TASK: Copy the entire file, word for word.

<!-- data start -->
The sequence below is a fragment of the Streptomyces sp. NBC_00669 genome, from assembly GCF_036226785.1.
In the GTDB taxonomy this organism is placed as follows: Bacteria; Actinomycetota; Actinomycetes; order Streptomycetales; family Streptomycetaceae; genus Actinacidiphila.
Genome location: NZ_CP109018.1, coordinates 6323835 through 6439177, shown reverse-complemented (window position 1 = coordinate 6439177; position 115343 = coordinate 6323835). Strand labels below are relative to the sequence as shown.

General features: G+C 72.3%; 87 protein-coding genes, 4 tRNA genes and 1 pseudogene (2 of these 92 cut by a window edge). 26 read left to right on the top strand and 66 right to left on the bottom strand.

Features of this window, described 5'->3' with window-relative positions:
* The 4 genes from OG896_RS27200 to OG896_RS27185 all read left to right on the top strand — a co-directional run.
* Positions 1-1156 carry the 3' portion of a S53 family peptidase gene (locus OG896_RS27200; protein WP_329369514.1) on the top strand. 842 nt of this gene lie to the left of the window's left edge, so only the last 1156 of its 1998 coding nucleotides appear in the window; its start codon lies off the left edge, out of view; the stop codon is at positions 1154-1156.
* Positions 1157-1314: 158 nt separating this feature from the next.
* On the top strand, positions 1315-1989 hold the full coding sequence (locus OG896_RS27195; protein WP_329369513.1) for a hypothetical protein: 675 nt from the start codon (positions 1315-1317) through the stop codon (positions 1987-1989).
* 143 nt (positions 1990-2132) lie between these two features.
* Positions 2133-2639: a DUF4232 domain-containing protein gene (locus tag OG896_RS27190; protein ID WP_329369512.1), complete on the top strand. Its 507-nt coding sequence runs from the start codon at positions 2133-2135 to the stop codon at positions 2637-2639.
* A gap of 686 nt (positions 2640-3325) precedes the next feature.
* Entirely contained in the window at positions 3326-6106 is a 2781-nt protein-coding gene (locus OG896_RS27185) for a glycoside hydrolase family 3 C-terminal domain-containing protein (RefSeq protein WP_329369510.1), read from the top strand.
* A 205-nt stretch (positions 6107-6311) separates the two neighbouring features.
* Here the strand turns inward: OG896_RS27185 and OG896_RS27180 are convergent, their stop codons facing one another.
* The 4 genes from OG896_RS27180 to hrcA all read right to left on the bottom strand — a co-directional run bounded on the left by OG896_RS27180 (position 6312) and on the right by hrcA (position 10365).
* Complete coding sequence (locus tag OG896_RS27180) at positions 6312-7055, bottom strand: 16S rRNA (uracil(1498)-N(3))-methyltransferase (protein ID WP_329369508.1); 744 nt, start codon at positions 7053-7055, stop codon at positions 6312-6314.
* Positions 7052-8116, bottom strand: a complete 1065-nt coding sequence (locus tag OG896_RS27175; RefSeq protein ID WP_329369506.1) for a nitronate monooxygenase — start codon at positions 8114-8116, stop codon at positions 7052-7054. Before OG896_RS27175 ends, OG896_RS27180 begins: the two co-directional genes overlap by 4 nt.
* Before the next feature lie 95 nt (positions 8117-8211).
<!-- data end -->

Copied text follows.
The sequence below is a fragment of the Streptomyces sp. NBC_00669 genome, from assembly GCF_036226785.1.
In the GTDB taxonomy this organism is placed as follows: Bacteria; Actinomycetota; Actinomycetes; order Streptomycetales; family Streptomycetaceae; genus Actinacidiphila.
Genome location: NZ_CP109018.1, coordinates 6323835 through 6439177, shown reverse-complemented (window position 1 = coordinate 6439177; position 115343 = coordinate 6323835). Strand labels below are relative to the sequence as shown.

General features: G+C 72.3%; 87 protein-coding genes, 4 tRNA genes and 1 pseudogene (2 of these 92 cut by a window edge). 26 read left to right on the top strand and 66 right to left on the bottom strand.

Features of this window, described 5'->3' with window-relative positions:
* The 4 genes from OG896_RS27200 to OG896_RS27185 all read left to right on the top strand — a co-directional run.
* Positions 1-1156 carry the 3' portion of a S53 family peptidase gene (locus OG896_RS27200; protein WP_329369514.1) on the top strand. 842 nt of this gene lie to the left of the window's left edge, so only the last 1156 of its 1998 coding nucleotides appear in the window; its start codon lies off the left edge, out of view; the stop codon is at positions 1154-1156.
* Positions 1157-1314: 158 nt separating this feature from the next.
* On the top strand, positions 1315-1989 hold the full coding sequence (locus OG896_RS27195; protein WP_329369513.1) for a hypothetical protein: 675 nt from the start codon (positions 1315-1317) through the stop codon (positions 1987-1989).
* 143 nt (positions 1990-2132) lie between these two features.
* Positions 2133-2639: a DUF4232 domain-containing protein gene (locus tag OG896_RS27190; protein ID WP_329369512.1), complete on the top strand. Its 507-nt coding sequence runs from the start codon at positions 2133-2135 to the stop codon at positions 2637-2639.
* A gap of 686 nt (positions 2640-3325) precedes the next feature.
* Entirely contained in the window at positions 3326-6106 is a 2781-nt protein-coding gene (locus OG896_RS27185) for a glycoside hydrolase family 3 C-terminal domain-containing protein (RefSeq protein WP_329369510.1), read from the top strand.
* A 205-nt stretch (positions 6107-6311) separates the two neighbouring features.
* Here the strand turns inward: OG896_RS27185 and OG896_RS27180 are convergent, their stop codons facing one another.
* The 4 genes from OG896_RS27180 to hrcA all read right to left on the bottom strand — a co-directional run bounded on the left by OG896_RS27180 (position 6312) and on the right by hrcA (position 10365).
* Complete coding sequence (locus tag OG896_RS27180) at positions 6312-7055, bottom strand: 16S rRNA (uracil(1498)-N(3))-methyltransferase (protein ID WP_329369508.1); 744 nt, start codon at positions 7053-7055, stop codon at positions 6312-6314.
* Positions 7052-8116, bottom strand: a complete 1065-nt coding sequence (locus tag OG896_RS27175; RefSeq protein ID WP_329369506.1) for a nitronate monooxygenase — start codon at positions 8114-8116, stop codon at positions 7052-7054. Before OG896_RS27175 ends, OG896_RS27180 begins: the two co-directional genes overlap by 4 nt.
* Before the next feature lie 95 nt (positions 8117-8211).